Rogero put the orc to sleep with his magic shield, giving Angelica the ring that the sight of the shield might not affect her as well. But when, charmed by the maid, he became too lover-like in his attentions, she put the ring in her mouth and disappeared. The angry Rogero turned, only to find that his hippogrif had broken its rein and was gone. Hastening through the forest, vexed with himself and the maiden, he fancied he saw Bradamant carried off by a giant, and following her, entered a magic castle of Atlantes, where he spent his days vainly trying to overtake his beloved and her captor.
Orlando could think only of his lost Angelica ; and forgetful of the fact that his uncle Charlemagne was sorely pressed by the heathen, he stole from the camp one night in disguise, and went in search of her. Passing the isle of Ebuda he slew the orc, rescued Olympia, who was exposed as its victim, avenged her wrongs, and continued on his way until he reached the castle of Atlantes, and, fancying he saw Angelica, entered, and began the mad round of pursuit with many other Christian and pagan knights who were rendered unconscious of one another's presence by the magic of the wizard.
Hither came Angelica, invisible by means of the ring, to find a knight to protect her on her way to Cathay. Unfortunately as she showed herself to Sacripant, she was seen by Ferrau and Orlando, and all three pursued her from the castle. When they were sufficiently removed from it Angelica slipped the ring in her mouth and disappeared, and Ferrau and Orlando began to quarrel about Orlando's helmet, which the Moor was determined to win and wear. As Ferrau wore no helm until he could win Orlando's, that paladin hung his on a tree while they fought. Unseen by them, Angelica took it down, intending to restore it to Orlando later, and slipped away. When the knights discovered her absence they went in search of her, and Ferrau, coming upon her, took the helmet as she disappeared in fright. Orlando, assuming another crest, which he did not need, as his body was charmed and could not be hurt by any weapon, went forward, still in search of his love, and on the way encountered and almost totally destroyed two squadrons of Moors, and rescued from a robber's cave the beautiful Isabel, betrothed of Zerbino.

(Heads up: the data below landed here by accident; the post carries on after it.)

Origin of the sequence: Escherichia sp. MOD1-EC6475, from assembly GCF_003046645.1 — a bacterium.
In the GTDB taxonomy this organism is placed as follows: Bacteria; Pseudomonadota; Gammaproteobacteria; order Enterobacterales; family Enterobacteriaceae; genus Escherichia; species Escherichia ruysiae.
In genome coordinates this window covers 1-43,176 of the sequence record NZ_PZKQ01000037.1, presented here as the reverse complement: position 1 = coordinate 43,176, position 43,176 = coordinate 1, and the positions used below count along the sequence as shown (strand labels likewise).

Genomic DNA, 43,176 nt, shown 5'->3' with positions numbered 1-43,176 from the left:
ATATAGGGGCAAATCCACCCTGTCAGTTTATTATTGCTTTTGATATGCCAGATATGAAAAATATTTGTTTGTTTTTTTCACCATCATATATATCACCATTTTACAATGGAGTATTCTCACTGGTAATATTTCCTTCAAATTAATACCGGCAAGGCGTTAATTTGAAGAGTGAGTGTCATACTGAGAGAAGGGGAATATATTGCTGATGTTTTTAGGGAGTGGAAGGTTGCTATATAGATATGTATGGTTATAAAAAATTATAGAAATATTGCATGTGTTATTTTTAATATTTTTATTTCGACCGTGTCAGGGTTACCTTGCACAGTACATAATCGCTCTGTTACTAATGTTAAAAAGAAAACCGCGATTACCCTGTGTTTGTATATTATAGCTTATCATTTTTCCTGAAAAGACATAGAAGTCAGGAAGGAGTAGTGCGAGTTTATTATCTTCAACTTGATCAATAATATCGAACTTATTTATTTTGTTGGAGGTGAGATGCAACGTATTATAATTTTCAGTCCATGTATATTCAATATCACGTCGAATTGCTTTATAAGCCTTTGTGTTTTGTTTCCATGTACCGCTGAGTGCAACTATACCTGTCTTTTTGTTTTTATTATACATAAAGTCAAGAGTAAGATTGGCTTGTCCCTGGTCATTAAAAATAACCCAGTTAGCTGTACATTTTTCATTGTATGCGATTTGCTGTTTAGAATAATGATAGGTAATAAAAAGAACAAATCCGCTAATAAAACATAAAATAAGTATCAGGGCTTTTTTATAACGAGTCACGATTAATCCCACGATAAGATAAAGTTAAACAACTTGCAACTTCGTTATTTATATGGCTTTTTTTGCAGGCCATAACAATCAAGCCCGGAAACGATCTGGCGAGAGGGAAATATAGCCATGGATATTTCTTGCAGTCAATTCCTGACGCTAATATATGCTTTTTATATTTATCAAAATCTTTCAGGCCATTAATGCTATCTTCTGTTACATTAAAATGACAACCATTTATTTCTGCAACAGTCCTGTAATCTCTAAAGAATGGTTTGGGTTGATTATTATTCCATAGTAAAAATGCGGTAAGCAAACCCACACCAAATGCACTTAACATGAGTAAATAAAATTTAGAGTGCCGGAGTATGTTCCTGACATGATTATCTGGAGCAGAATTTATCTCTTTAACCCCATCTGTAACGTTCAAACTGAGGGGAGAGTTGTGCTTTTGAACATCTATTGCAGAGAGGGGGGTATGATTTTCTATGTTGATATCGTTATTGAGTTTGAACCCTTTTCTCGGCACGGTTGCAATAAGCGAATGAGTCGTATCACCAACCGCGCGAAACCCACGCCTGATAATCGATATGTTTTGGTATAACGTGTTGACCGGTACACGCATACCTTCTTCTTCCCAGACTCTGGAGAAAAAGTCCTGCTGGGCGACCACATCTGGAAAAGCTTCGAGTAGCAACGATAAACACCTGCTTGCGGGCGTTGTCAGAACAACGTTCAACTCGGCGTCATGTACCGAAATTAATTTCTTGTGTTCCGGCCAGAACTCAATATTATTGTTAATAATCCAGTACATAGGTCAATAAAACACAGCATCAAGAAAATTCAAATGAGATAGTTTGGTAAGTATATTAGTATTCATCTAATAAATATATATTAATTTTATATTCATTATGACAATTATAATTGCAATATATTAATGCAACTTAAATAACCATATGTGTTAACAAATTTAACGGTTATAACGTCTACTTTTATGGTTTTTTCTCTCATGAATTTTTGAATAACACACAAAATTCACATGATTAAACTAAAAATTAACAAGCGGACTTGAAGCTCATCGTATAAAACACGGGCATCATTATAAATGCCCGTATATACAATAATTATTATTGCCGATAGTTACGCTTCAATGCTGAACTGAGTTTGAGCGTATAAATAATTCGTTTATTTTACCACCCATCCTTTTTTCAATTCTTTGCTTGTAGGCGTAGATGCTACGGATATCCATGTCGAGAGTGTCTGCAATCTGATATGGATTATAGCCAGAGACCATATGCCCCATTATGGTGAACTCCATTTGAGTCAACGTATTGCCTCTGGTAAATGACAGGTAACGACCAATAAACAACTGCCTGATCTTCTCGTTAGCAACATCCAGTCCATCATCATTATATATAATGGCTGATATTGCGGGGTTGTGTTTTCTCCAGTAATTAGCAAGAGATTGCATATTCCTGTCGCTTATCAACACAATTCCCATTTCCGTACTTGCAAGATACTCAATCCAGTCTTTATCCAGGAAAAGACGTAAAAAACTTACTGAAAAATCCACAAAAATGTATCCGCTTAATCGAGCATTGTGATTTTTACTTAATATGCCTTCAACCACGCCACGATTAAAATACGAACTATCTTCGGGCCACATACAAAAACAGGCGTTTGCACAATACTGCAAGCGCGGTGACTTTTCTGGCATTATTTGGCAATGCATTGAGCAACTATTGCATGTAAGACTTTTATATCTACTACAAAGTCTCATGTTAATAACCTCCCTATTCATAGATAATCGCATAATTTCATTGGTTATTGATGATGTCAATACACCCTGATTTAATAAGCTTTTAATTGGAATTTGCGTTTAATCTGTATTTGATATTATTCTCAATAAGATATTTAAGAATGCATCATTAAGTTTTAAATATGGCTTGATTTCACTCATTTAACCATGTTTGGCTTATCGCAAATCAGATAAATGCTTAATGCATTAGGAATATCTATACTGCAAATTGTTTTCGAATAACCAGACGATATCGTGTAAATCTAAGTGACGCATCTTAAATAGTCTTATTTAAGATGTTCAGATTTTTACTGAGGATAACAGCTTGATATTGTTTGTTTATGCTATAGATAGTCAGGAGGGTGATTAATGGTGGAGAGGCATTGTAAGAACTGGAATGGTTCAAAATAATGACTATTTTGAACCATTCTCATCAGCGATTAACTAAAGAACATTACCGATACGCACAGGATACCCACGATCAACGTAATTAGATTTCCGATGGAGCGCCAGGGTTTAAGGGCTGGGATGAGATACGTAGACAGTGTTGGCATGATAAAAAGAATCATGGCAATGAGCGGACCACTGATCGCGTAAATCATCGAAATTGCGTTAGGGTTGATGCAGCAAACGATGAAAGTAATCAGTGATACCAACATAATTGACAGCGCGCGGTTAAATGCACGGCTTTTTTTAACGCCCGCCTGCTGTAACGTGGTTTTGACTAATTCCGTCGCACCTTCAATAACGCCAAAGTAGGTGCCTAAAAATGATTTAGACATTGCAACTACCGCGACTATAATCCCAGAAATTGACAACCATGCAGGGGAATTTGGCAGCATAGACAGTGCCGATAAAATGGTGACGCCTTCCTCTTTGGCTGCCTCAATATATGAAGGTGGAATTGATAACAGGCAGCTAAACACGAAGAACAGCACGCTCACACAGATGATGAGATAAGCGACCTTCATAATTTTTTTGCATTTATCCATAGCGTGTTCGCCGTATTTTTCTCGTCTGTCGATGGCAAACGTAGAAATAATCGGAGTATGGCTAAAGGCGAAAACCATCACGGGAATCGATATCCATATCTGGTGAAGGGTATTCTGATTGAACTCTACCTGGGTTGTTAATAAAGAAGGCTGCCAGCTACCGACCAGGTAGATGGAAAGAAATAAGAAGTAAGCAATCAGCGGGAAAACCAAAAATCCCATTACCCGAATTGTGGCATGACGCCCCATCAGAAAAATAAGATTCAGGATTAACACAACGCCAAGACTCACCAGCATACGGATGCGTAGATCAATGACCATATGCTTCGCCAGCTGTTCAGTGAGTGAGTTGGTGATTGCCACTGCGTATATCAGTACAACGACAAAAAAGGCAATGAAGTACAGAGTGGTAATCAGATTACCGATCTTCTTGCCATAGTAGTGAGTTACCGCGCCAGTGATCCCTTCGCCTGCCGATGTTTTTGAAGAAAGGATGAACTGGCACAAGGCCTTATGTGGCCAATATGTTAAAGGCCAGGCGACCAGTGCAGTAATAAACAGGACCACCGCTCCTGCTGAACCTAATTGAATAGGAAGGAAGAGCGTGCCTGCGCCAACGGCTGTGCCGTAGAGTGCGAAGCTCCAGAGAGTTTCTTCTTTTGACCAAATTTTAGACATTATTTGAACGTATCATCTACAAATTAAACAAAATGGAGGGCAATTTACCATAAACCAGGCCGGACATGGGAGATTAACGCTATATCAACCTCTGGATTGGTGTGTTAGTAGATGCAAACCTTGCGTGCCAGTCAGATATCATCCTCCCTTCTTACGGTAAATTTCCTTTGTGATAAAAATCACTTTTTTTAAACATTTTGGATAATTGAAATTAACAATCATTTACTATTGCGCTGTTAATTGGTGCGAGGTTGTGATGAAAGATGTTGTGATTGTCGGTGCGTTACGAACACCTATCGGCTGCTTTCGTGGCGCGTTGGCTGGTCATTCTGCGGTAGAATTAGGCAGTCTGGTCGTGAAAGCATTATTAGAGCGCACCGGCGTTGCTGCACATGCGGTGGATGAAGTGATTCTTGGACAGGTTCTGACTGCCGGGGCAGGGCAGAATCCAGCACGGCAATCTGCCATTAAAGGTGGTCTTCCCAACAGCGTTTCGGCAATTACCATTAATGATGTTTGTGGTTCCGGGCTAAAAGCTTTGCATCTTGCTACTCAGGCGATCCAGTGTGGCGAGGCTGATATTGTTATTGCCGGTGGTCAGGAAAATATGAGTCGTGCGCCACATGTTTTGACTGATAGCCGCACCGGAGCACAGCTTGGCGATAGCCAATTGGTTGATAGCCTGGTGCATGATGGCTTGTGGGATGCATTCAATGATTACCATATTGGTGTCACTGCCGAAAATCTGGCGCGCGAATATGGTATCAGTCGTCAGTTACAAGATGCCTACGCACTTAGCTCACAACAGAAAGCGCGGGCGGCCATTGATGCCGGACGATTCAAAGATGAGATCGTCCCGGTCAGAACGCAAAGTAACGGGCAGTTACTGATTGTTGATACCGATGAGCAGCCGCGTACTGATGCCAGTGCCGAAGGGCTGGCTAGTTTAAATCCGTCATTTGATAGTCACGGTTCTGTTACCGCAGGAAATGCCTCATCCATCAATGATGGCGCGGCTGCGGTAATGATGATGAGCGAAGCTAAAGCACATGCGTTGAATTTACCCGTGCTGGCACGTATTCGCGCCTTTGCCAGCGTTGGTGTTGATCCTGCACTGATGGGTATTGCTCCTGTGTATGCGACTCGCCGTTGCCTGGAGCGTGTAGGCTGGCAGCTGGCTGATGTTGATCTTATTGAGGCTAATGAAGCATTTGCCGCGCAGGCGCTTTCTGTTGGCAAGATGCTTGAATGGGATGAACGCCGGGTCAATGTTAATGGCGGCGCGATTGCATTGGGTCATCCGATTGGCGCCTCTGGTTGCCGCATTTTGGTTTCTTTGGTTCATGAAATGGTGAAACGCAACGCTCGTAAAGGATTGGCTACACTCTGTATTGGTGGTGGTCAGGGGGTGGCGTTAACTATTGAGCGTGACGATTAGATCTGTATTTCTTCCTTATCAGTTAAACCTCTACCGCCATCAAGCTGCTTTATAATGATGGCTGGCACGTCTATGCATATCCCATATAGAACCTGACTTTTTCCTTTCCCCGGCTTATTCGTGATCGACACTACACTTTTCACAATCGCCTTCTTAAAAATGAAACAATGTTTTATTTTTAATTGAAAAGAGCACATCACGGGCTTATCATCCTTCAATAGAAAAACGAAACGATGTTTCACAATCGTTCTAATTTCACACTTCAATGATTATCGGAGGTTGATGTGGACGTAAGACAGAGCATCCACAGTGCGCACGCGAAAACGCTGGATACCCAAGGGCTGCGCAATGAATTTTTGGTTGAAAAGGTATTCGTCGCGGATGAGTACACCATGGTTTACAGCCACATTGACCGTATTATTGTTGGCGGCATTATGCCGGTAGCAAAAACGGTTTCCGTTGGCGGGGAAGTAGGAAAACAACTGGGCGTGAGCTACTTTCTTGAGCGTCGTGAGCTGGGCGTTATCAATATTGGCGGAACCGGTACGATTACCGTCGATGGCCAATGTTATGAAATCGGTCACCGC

Melissa returned to Bradamant with the news that while Rogero was freed from the enchantment of Alcina, he was imprisoned in Atlantes' castle, from which she herself could rescue him by slaying the wizard, who would appear to her in the form of her lover. Bradamant resolved to do so ; but when she saw the seeming Rogero set upon by two giants, she forgot her resolution, believed Melissa to be false, and spurring after him, became a prisoner in that wondrous castle, through which day and night she pursued her everfeeing lover.
When the Moors discovered the destruction of the two squadrons, Mandricardo, the Tartar king, determined to seek and do battle with the knight (unknown to him by name) who had wrought such destruction. The Tartar wore the arms of Hector save the sword, which was the property of Orlando, and until he gained it, he bore no weapon save the lance. With this, however, he stormed through the battlefield, striking terror to the hearts of all. With it alone, he destroyed a band of men conveying to Rodomont, the Saracen chief, his betrothed bride, Doralice, and won the maid for himself.
Outside Paris raged the infidel, chief among them the giant King Rodomont. Smiting those of his troops who hesitated to mount the scaling ladders, he waded through the wet moat, scaled the first wall, leaped the dry ditch, mounted the second wall, and ran alone through the city, spreading terror, death, and fire, while Charlemagne, ignorant of his presence, was busied in the defence of one of the gates against Agramant.
Now Rinaldo's army approached, unsuspected by the heathen, because of the aid of Silence, summoned by Saint Michael. Through these, welcomed by Charlemagne, Rodomont cut his way, hewing down fifteen or twenty foes at once, and, casting himself into the Seine, escaped, angry that he had not succeeded in destroying the city.